TOM: Yes. The show opened in '77 and I went into it in '78, with a guy named Larry Moss. We kind of held the spots after the originals left and before The Smothers Brothers took over. When they went into it, the show became 15 minutes longer from all of the shtick.

    STARS: You must have been pretty young for the part.

    TOM: I was 26, about 10 years younger than Jim Naughton. I came to New York in the fall of '77 and I was on Broadway in June of '78. On my opening night in I Love My Wife, [producer] Terry Allen Kramer came up to me and said, "You look just like Jim." I think I got the job because I fit the costume.

    STARS: Did you do musicals in high school?

    TOM: Yes, in Lodi, Wisconsin. We did Where's Charley? I played the romantic lead, not the guy who dresses up. I also did Damn Yankees, as Joe. I always played the leads. But I'm not the lead anymore, dude. I'm the dad.

    [For more information on Tom Wopat, or to purchase his CDs, go to tomwopat.com].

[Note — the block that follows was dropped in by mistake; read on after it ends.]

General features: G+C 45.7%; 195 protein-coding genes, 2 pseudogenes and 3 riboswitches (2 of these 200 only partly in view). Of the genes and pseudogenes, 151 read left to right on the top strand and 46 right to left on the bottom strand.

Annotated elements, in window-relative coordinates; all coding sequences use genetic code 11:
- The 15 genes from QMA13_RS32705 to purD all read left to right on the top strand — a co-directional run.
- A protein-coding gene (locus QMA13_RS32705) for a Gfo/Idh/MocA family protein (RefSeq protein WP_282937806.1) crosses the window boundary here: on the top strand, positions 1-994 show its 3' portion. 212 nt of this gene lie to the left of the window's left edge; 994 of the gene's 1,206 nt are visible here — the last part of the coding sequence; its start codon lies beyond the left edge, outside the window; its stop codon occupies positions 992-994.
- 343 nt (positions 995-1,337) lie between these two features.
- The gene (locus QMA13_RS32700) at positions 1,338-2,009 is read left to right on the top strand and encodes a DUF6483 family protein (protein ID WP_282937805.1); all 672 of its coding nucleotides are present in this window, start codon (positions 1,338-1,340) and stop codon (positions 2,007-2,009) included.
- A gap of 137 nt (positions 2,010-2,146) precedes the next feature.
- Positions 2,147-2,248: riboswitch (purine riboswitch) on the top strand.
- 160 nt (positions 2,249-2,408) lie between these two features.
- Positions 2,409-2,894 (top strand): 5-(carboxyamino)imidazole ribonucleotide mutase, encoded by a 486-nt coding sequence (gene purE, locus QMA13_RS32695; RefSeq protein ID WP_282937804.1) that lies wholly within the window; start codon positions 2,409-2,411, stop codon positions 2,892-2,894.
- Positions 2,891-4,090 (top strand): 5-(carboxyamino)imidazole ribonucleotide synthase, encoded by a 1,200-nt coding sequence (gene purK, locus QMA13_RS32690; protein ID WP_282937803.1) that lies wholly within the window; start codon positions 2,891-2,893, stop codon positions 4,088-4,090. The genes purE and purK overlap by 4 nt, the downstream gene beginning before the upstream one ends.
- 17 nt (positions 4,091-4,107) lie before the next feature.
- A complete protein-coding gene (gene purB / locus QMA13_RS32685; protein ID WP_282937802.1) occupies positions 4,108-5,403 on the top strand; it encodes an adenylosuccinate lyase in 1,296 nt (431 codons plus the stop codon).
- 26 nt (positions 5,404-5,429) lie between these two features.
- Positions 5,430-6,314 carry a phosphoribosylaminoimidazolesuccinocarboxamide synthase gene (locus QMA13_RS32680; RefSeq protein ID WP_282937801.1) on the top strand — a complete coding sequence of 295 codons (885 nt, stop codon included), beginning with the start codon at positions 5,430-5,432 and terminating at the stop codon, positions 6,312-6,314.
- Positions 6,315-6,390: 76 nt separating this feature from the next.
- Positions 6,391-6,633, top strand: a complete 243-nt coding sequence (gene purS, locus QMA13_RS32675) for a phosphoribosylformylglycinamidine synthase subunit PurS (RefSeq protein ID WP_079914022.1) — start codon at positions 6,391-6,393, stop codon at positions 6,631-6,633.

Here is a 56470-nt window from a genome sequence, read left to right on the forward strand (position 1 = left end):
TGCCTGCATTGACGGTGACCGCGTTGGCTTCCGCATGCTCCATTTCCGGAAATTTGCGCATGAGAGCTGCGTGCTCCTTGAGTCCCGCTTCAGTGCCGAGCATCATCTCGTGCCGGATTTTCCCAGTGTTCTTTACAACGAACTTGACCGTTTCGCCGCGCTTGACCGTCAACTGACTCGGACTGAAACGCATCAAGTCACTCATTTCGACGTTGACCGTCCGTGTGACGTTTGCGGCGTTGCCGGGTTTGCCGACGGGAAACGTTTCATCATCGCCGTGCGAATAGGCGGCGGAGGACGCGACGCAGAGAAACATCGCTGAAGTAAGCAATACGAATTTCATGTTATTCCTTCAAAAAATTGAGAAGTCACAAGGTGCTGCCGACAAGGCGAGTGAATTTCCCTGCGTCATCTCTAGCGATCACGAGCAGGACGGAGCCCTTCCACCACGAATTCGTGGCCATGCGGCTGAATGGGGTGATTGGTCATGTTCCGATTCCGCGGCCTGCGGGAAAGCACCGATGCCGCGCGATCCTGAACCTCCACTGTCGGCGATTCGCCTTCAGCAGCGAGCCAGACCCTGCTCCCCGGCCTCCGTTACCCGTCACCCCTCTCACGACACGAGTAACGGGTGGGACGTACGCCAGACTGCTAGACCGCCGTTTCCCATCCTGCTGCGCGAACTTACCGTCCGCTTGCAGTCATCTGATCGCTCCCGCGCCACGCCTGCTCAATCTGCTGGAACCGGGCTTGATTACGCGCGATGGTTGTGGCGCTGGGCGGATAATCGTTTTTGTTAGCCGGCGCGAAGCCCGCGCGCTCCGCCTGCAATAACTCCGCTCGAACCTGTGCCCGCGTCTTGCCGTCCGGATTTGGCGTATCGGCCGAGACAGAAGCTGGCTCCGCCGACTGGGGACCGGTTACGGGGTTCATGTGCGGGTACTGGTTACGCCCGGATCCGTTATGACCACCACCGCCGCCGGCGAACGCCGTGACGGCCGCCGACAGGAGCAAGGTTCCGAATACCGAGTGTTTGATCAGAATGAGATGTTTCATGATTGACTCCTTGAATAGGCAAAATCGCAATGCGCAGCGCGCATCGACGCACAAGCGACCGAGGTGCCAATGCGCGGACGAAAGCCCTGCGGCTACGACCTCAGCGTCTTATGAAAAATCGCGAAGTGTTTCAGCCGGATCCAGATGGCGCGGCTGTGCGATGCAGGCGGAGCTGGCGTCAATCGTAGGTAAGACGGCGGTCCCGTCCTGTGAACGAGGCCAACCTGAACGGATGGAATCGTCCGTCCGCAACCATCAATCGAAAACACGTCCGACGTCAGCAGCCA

Published on Sunday, April 24, 2011

    Michael Portantiere has more than 30 years' experience as an editor and writer for TheaterMania.com, InTHEATER magazine, and BACK STAGE. He has interviewed theater notables for NPR.org, PLAYBILL, STAGEBILL, and OPERA NEWS, and has written notes for several cast albums. Michael is co-author of FORBIDDEN BROADWAY: BEHIND THE MYLAR CURTAIN, published in 2008 by Hal Leonard/Applause. Additionally, he is a professional photographer whose pictures have been published by THE NEW YORK TIMES, the DAILY NEWS, and several major websites. (Visit www.followspotphoto.com for more information.) He can be reached at [email protected]